Prevalence of a key risk factor in this group, diabetes, was significantly higher in Mexican Americans (23%) than in European Americans (7%). Diabetes was associated with a 4½ times higher likelihood of being part of the cognitive and physical vulnerability class.
Poor start, poor course
Individuals who entered the study with poorer cognition and slower gait speed went on to decline in both domains at an accelerated pace through the years of follow-up, Dr. Hazuda said.
“In this at-risk group, we observed steeper rates of decline over and above the low starting point,” Dr. Hazuda said. “This suggests that preventive efforts should ideally target young and middle-aged adults in which there is still time to intervene to alter the trajectories.”
Overall, individuals in the cognitive and physical vulnerability class and the physical vulnerability class had a five- to sevenfold increased risk of mortality in comparison to the stable cognition and gait class.
The International Journal of Geriatric Psychiatry published the study in April.
Funding is from the National Institute on Aging, the National Institute of Diabetes and Digestive and Kidney Diseases, and the National Center for Research Resources (USA).
Joint trajectories of cognition and gait speed in Mexican American and European American older adults: The San Antonio Longitudinal Study of Aging
Mitzi M. Gonzales, Chen-Pin Wang, Myla Quiben, Daniel MacCarthy, Sudha Seshadri, Mini Jacob, Helen Hazuda
First published: 12 April 2020
The Long School of Medicine at The University of Texas Health Science Center at San Antonio is named for Texas philanthropists Joe R. and Teresa Lozano Long. The school is the largest educator of physicians in South Texas, many of whom remain in San Antonio and the region to practice medicine. The school teaches more than 900 students and trains 800 residents each year. As a beacon of multicultural sensitivity, the school annually exceeds the national medical school average of Hispanic students enrolled. The school’s clinical practice is the largest multidisciplinary medical group in South Texas with 850 physicians in more than 100 specialties. The school has a highly productive research enterprise where world leaders in Alzheimer’s disease, diabetes, cancer, aging, heart disease, kidney disease and many other fields are translating molecular discoveries into new therapies. The Long School of Medicine is home to a National Cancer Institute-designated cancer center known for prolific clinical trials and drug development programs, as well as a world-renowned center for aging and related diseases.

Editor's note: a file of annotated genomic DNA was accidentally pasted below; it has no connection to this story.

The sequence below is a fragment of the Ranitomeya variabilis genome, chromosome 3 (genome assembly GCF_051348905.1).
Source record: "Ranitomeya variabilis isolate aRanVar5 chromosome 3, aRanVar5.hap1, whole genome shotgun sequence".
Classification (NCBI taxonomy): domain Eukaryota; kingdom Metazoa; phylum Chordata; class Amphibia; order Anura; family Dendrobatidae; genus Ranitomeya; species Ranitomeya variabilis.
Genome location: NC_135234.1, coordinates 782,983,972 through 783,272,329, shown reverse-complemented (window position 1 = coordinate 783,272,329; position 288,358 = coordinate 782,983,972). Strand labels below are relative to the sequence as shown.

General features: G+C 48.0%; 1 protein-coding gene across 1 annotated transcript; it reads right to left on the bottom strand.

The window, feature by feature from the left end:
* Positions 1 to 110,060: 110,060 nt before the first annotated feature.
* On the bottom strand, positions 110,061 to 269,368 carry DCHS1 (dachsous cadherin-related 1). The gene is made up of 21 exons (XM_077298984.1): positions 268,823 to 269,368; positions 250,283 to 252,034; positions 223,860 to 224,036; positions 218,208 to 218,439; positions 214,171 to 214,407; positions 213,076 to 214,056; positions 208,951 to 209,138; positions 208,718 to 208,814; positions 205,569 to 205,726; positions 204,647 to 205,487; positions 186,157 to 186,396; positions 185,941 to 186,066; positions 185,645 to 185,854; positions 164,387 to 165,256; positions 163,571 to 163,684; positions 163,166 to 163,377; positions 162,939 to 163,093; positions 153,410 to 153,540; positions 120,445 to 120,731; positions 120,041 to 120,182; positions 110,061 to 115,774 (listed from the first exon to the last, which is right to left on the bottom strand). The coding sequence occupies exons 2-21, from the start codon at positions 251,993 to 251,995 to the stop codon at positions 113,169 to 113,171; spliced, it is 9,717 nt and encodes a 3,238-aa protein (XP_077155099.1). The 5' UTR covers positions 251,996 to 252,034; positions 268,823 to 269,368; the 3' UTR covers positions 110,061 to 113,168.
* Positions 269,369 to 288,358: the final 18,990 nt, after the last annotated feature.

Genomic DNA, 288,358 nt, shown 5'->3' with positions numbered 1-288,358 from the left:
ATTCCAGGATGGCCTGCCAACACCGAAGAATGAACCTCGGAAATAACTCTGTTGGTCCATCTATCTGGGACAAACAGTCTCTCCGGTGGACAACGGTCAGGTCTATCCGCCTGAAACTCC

The University of Texas Health Science Center at San Antonio, also referred to as UT Health San Antonio, is one of the country’s leading health sciences universities and is designated as a Hispanic-Serving Institution by the U.S. Department of Education. With missions of teaching, research, patient care and community engagement, its schools of medicine, nursing, dentistry, health professions and graduate biomedical sciences have graduated more than 37,000 alumni who are leading change, advancing their fields, and renewing hope for patients and their families throughout South Texas and the world. To learn about the many ways “We make lives better®,” visit http://www.
Stay connected with The University of Texas Health Science Center at San Antonio on Facebook, Twitter, LinkedIn, Instagram and YouTube.
Related Journal Article